Widgets Magazine


Op-Ed: Students: Befriend Your Brain

There was a head-shaped hole in the badly shattered windshield of the car on Campus Drive.  The paramendics and police had come and gone, but there was still a small crowd of people in front of the Arrillaga Center for Sports and Recreation.

Bike and car collision? I wondered, driving by in the opposite lane. And if so, was the cyclist wearing a helmet?

“No.  No helmet,” said Deputy Allen James of Stanford’s Department of Public Safety.  He’d been the officer at the scene.  “And she’s going to take a long time to recover.”

I’d called to ask James because for the 10 years I’ve lived on campus, I’ve been increasingly dismayed at how few students wear helmets.   Sometimes it seems like the only cyclists wearing protective headgear are oldsters like me.

That’s not entirely true, James explained.

“The graduate students are better at wearing helmets,” he said. “But it’s considered uncool by the undergrads.  And they say it messes up their hair.”

“It’s the geek factor,” agreed Ariadne Scott, Stanford’s Bicycle Program Coordinator, “and following the crowd.”

James, an 18-year veteran on the force and current bicycle safety officer, explained that at least once a week a cyclist is hurt badly enough to be taken to the hospital.  And unprotected heads connecting with cars or concrete isn’t unusual. James hears the students say the campus isn’t a dangerous place to bike.  “But all it takes,” he warned, “is a short fall from the seat.”

“Whether or not someone wears a helmet is really about their perception of risk,” explained Dr. David Spain, chief of trauma and critical care surgery at the Stanford Medical Center. “Sure, any one time you go out on your bike, you’re unlikely to have a crash.  But if you do, wearing a helmet reduces your risk of serious head injury by 80%.  It’s really about relative risk.  We can fix almost everything else you can break, but we really have little to offer for head injuries.  For lack of a $40.00 helmet, you’re risking the biggest investment you’ll every make in your life — your education.”

Scott and James try hard to get students to wear helmets.  During bicycle registration each term, they distribute bike safety information.  They give presentations to groups of international students, and provide bike safety classes for cyclists who get issued a ticket. Even so, compliance with wearing helmets on campus is dangerously low, and the result can be a disaster that shatters a bareheaded biker’s life worse than a windshield with a head-shaped hole.

So student — befriend your brain.  Please.  That precious organ helped you get to this particular place of higher learning.  It deserves protection from a fall from your bike or a collision while you’re cruising.  When you hop on your bike, strap on your helmet.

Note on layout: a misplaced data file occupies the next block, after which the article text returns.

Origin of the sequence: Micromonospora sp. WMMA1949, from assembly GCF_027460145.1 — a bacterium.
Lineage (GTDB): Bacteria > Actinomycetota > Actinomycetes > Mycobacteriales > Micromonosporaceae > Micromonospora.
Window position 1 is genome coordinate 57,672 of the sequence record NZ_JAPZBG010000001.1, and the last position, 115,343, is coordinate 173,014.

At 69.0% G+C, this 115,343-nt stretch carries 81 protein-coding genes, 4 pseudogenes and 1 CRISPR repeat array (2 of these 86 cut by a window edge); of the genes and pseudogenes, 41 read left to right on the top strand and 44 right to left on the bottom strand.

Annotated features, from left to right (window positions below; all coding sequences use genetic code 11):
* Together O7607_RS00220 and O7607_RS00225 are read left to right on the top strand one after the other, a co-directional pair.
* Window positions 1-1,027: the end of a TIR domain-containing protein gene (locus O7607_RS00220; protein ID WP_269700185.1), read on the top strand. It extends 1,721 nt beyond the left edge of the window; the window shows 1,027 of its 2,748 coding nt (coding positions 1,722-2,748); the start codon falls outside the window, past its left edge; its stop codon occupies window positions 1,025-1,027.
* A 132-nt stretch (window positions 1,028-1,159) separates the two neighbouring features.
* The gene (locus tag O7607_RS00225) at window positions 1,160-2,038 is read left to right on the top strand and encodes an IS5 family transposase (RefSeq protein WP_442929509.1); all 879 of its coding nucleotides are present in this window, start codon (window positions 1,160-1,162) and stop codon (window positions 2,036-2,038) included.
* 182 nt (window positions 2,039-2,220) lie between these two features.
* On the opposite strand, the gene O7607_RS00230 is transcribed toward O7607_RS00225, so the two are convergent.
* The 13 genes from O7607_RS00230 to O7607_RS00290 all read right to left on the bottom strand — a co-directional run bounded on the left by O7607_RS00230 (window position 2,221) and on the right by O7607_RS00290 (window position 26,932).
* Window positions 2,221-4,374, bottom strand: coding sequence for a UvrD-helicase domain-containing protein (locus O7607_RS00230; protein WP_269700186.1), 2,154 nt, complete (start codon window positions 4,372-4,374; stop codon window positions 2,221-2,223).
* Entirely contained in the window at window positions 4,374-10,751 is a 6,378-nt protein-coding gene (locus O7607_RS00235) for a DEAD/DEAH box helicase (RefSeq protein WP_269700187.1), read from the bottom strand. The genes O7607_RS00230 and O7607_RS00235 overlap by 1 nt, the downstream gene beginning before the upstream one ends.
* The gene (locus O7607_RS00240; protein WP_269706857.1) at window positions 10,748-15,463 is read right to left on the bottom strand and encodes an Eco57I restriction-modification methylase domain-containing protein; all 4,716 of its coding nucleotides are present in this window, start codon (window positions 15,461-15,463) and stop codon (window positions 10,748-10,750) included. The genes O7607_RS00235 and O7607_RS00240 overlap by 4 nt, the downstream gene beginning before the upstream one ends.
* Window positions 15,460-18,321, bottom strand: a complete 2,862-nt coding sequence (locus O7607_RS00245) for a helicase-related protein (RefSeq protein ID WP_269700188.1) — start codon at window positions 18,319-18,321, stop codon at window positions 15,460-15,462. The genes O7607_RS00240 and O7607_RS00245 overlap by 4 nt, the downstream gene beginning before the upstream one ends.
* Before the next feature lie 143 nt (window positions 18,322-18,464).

It’s the safe — and smart — thing to do.

Mary Sullivan, campus resident

  • a grad student

    Take a few minutes to adjust the straps on your helmet so that it fits well.

  • I am a person who is passing out my discount bike repair flyers to some of the residences. I’ve worked on campus for many years on and off, often commuting on bicycle.

    On my bike repair web page, I mentioned that a few years ago I wanted to get hired as the university’s bicycle coordinator, and that if I had been hired, one of the things I’d have done would be to put up a bunch of those yellow caution signs for cars to see with a sketch of a bicycle. So instead of blaming the victims as a reaction to bike accidents, let’s look at Stanford bicycle policy and policy makers a little more critically.

    I should say here that I believe students should wear a helmet. I wear a bike helmet whenever I ride. I agree that a helmet at the bikeshop for $20, partially subsidized by the university, is a good deal.

    But as a homeless guy screwed over in the employment system, I can say that helmet promotion needs to be something other than occupational capital to paste over larger corruption. I’m tired of watching carefully selected employees with prestigious resumes who “got there” for all the wrong reasons and feel entitled to degrade and push out others, like me, from the economy.

    Here are other points I put on my flat tire web page about what I would have done if I had been hired as the bicycle coordinator:

    – The bicycle coordinator would become responsible for creating standards for bikeshops doing business on campus.
    – The University would not dictate or facilitate bike licensing.
    – The cement things in White Plaza would never have been put there.
    – The University would have purchased a couple tandem bicycles so the visually disabled students could ride once in a while.
    – I’d move the bicycle coordinator job away from the transportation department and police department, or at least create a multi-department standing committee.

    Saying these things might not help my new bike repair business, but it’s a way of opposing the system I disagree with that I’d be contributing to.

  • I wrote

    > I’ve worked on campus for many years on and off, often commuting on bicycle.

    I meant to say I’ve worked on campus for many years on and off, doing bicycle work and other kinds of work, often commuting on bicycle.


    We need tedtimonials from those who suffered from not wearing their helmet PROPERLY, too many wear their helmet either on the back of their head, on the rack or handlebars! It must cover the forehead!
    I have spent 11 years as a bicycle mechanic and ridden 17 different bikes in 5 nations! Confiscating the bike for non-wearers, or requiring them to visit the hospital rooms of non-wearers might work! Also, at Stanford where everyone is out in space about their next test and current paper, this is far more important than for the bike messengers in S.F.!